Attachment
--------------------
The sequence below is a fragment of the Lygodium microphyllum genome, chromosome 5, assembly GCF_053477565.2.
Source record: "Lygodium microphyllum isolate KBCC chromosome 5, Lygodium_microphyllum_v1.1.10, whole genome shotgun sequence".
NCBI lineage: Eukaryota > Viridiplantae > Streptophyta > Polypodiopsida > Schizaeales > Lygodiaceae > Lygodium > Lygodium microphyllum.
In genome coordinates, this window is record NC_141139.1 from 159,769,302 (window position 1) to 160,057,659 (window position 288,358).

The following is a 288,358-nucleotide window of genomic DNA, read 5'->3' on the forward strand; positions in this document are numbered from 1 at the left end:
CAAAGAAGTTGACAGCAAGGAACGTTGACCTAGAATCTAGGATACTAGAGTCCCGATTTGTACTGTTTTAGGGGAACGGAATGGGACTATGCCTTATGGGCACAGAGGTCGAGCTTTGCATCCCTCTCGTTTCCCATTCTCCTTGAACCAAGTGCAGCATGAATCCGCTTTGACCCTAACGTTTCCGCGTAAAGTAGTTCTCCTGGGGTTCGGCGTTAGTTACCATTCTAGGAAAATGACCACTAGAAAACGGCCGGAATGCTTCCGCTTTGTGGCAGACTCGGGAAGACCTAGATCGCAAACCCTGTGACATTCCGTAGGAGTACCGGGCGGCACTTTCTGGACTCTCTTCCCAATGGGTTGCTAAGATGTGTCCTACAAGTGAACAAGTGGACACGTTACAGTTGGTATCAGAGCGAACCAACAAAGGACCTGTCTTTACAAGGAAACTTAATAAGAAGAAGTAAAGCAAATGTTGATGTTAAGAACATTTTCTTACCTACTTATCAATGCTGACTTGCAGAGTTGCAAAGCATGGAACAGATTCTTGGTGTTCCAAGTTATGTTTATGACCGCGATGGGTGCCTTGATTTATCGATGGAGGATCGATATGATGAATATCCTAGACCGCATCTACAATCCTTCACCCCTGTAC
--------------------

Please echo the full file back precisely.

The sequence below is a fragment of the Lygodium microphyllum genome, chromosome 5, assembly GCF_053477565.2.
Source record: "Lygodium microphyllum isolate KBCC chromosome 5, Lygodium_microphyllum_v1.1.10, whole genome shotgun sequence".
NCBI lineage: Eukaryota > Viridiplantae > Streptophyta > Polypodiopsida > Schizaeales > Lygodiaceae > Lygodium > Lygodium microphyllum.
In genome coordinates, this window is record NC_141139.1 from 159,769,302 (window position 1) to 160,057,659 (window position 288,358).

The following is a 288,358-nucleotide window of genomic DNA, read 5'->3' on the forward strand; positions in this document are numbered from 1 at the left end:
CAAAGAAGTTGACAGCAAGGAACGTTGACCTAGAATCTAGGATACTAGAGTCCCGATTTGTACTGTTTTAGGGGAACGGAATGGGACTATGCCTTATGGGCACAGAGGTCGAGCTTTGCATCCCTCTCGTTTCCCATTCTCCTTGAACCAAGTGCAGCATGAATCCGCTTTGACCCTAACGTTTCCGCGTAAAGTAGTTCTCCTGGGGTTCGGCGTTAGTTACCATTCTAGGAAAATGACCACTAGAAAACGGCCGGAATGCTTCCGCTTTGTGGCAGACTCGGGAAGACCTAGATCGCAAACCCTGTGACATTCCGTAGGAGTACCGGGCGGCACTTTCTGGACTCTCTTCCCAATGGGTTGCTAAGATGTGTCCTACAAGTGAACAAGTGGACACGTTACAGTTGGTATCAGAGCGAACCAACAAAGGACCTGTCTTTACAAGGAAACTTAATAAGAAGAAGTAAAGCAAATGTTGATGTTAAGAACATTTTCTTACCTACTTATCAATGCTGACTTGCAGAGTTGCAAAGCATGGAACAGATTCTTGGTGTTCCAAGTTATGTTTATGACCGCGATGGGTGCCTTGATTTATCGATGGAGGATCGATATGATGAATATCCTAGACCGCATCTACAATCCTTCACCCCTGTAC